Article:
Take action to save the planet
As the Earth's temperature continues to soar, people are paying a heavy price for their governments' short-sighted policies, writes Elaine Yau
The recent arrival of a baby polar bear in a Berlin zoo captured the attention of people around the world.
While the furry cub has won the hearts and minds of animal-lovers, it has also drawn attention to the plight of a species whose habitats are fast shrinking due to the effects of global warming.
In its latest report on global warming, the United Nations issued grave warnings about imminent environmental disasters - one-third of animal and plant species will be extinct within 50 years; increasingly erratic weather patterns will lead to frequent floods and droughts; and more than 10 billion people won't have access to drinking water by 2050.
Despite frequent warnings about environmental crises, countries have been slow to take action to reverse the trend.
With economic growth topping their national agendas, industrialised nations are reluctant to adopt sustainable commercial practices and play their part in saving the planet. The United States, the world's leading producer of greenhouse gases, refused to ratify the Kyoto Protocol, fearing that the restrictions on carbon-dioxide emissions would weaken the nation's dominant position in the global economy.
Australian Prime Minister, John Howard, also did not sign the agreement, arguing that it could lead to many Australians losing their jobs.
China, a rising economic powerhouse which is expected to surpass the US in carbon emissions this year, is exempt from the Kyoto restrictions because of its status as a developing nation.
As the planet's temperature continues to soar, people are paying a heavy price for their governments' short-sighted policies.
Erratic weather has been so frequent that people are no longer surprised by news about sudden climate change. Australia is in the grip of the worst drought in 1,000 years, with the disaster having cost the country U$3.9 billion.
With the rural economy on the brink of collapse, many farmers are heavily in debt. Some have become so desperate that they have even committed suicide.
Besides, the water shortage is so severe that it prompted a mayor in a drought-stricken town in Queensland to submit a proposal to recycle sewage for drinking water last year.
Hurricanes and tornadoes have also caused havoc across the world. Eighteen million people in Chongqing and Sichuan provinces are faced with starvation in what the mainland government called the worst drought in 50 years.
With global warming taking a heavy toll on humans, a movement to offset carbon emissions is sweeping across Europe.
Supporters of the campaign will measure their carbon footprints (the amount of carbon emissions produced as a result of their actions) and offer to compensate for their emissions with the help of a carbon-offset provider.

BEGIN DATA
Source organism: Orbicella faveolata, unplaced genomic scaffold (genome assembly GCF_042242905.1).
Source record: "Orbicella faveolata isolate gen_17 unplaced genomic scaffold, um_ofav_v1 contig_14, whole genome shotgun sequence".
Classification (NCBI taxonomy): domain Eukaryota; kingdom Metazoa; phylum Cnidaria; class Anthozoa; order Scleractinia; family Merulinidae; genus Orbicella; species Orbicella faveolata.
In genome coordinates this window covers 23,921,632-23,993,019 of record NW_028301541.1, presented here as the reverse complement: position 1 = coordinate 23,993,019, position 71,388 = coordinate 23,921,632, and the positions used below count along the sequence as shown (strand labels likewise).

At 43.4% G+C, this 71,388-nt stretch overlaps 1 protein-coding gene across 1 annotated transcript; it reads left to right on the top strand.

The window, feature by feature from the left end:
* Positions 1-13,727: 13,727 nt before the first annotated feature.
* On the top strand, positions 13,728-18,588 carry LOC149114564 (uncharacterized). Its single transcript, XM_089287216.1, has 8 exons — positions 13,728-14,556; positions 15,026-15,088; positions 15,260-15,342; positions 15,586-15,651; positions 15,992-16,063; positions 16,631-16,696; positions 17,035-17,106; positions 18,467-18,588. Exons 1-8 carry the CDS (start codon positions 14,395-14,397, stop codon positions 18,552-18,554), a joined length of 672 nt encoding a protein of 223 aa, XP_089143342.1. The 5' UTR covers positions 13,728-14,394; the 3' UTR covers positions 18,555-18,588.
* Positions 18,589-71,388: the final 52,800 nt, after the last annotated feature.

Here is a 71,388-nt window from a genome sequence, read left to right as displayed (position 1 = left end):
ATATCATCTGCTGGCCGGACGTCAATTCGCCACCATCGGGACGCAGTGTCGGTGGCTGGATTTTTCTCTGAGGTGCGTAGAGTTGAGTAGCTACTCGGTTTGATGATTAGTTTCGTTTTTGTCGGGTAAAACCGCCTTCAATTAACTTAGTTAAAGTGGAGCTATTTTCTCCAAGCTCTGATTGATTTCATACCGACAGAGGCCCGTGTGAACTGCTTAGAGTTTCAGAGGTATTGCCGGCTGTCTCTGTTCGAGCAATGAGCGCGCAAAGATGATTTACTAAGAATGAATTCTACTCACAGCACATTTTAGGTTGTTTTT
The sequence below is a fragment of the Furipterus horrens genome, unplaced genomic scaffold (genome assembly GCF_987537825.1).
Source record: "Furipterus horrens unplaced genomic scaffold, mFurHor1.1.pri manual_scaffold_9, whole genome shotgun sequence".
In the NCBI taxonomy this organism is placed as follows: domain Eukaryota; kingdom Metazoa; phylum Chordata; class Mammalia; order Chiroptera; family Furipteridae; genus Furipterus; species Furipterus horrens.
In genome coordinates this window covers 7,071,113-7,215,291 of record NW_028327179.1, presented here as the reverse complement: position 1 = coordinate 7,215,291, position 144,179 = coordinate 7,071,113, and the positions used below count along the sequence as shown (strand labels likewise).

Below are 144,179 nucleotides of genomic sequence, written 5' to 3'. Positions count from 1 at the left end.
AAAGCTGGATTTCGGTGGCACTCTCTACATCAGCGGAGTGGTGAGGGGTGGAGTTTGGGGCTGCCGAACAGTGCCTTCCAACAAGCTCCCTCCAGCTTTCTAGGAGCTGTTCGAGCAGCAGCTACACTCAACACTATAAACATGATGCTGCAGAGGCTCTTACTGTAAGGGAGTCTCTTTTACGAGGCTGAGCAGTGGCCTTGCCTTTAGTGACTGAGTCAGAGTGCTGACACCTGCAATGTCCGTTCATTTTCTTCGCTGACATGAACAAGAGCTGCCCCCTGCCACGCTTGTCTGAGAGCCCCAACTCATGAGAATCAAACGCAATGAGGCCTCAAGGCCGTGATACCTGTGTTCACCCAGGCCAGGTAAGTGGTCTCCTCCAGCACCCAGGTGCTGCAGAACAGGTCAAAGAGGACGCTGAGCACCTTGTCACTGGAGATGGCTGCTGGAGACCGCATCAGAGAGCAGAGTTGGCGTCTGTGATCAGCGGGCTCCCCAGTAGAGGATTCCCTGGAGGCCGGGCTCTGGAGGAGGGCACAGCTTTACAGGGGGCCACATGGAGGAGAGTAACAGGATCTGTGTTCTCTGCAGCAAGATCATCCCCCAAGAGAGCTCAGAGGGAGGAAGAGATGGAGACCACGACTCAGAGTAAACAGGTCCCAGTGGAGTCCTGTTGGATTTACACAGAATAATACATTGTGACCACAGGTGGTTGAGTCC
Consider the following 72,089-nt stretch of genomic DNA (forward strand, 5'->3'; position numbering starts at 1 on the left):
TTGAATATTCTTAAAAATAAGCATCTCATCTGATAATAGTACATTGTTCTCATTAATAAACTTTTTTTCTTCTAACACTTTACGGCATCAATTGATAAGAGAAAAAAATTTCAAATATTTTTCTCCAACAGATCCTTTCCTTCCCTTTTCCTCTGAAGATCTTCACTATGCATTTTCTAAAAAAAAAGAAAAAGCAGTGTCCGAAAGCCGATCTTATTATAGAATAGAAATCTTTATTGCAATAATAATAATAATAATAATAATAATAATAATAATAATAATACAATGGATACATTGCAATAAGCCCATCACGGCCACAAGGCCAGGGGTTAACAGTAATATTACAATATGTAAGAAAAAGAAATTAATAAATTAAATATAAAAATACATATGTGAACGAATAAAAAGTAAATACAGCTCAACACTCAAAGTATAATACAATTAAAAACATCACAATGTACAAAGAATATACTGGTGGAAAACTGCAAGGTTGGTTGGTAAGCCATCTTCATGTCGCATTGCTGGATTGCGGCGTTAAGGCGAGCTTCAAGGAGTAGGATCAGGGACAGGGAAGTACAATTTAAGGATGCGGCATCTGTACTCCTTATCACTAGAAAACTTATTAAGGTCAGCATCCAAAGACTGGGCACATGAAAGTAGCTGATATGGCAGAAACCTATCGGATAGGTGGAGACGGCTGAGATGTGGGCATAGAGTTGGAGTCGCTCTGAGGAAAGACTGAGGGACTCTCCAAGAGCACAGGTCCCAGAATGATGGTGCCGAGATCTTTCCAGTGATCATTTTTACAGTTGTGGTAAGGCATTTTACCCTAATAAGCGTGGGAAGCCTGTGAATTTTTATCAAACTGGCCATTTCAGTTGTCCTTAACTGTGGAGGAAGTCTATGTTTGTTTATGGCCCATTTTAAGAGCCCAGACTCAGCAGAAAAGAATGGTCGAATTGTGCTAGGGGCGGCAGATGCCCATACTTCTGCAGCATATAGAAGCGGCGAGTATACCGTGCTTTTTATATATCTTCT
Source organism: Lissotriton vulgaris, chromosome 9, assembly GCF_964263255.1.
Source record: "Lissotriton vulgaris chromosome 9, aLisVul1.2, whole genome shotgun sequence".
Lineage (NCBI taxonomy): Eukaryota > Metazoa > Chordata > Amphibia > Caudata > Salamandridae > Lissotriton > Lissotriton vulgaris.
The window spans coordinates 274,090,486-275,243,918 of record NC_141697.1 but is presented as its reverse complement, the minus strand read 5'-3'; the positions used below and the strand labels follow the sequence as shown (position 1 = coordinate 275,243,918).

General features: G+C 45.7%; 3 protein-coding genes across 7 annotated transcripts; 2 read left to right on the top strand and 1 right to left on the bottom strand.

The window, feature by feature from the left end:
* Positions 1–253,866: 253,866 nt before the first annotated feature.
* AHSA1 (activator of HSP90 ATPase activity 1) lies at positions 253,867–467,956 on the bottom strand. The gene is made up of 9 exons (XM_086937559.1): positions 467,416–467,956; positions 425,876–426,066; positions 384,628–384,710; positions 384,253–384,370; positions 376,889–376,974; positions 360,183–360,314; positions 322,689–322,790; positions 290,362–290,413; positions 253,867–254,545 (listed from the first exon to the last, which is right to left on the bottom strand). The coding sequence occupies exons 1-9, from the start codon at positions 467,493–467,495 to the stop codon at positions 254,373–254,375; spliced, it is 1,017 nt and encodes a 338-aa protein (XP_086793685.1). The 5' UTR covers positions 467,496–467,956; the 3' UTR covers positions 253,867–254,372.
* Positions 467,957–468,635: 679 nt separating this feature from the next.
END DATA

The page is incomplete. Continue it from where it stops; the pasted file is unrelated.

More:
Many carbon-neutral companies have sprung up across Europe which help to lessen the guilt of carbon-gas producers.
For example, you are a Japanese jetsetter who has just returned from a business trip to London. The two plane trips will generate 4.74 tonnes of carbon emissions.
To offset the emissions, you can pay a carbon-neutral company which will launch conservation projects - including tree-planting and energy-saving initiatives - in some parts of the world.
While carbon-offset supporters can help save the planet by subsidising conservation projects, the scheme has been panned by critics for providing an excuse for people to pollute the environment. A British environmentalist even likened the practice to that of rich people buying forgiveness for their sins during the Middle Ages. Those who use carbon-offset services are also portrayed as hypocrites who want to flaunt their environmental conscience.
The most effective way to combat global warming is to follow eco-friendly practices and minimise carbon emissions.
Be it a bring-your-own-bag habit or a pledge to switch off idling engines, simple gestures by individuals can go a long way towards bringing our ailing Earth back to good health.
Climate change hits HK
Hong Kong is in the grip of erratic weather changes caused by global warming.
According to the records of the Hong Kong Observatory, the city recorded its eighth warmest year in 100 years in 2006.
The Observatory also estimated that the number of very hot days (with a maximum temperature of 33 degrees Celsius or above) would rise from 11 to 24 by the turn of the century. With the number of cold days reduced from 21 to below 1, it is likely that winter would be a thing of the past.
1. What can you do to combat global warming?
2. With soaring temperatures fast melting ice caps, many zoologists predict that polar bears will only be seen in zoos in the next century. How do you feel about this?
3. Do you support the carbon-offset scheme? Does it provide an excuse for people to pollute the environment?
4. Do you think Hong Kong is hotter now than when you were a child?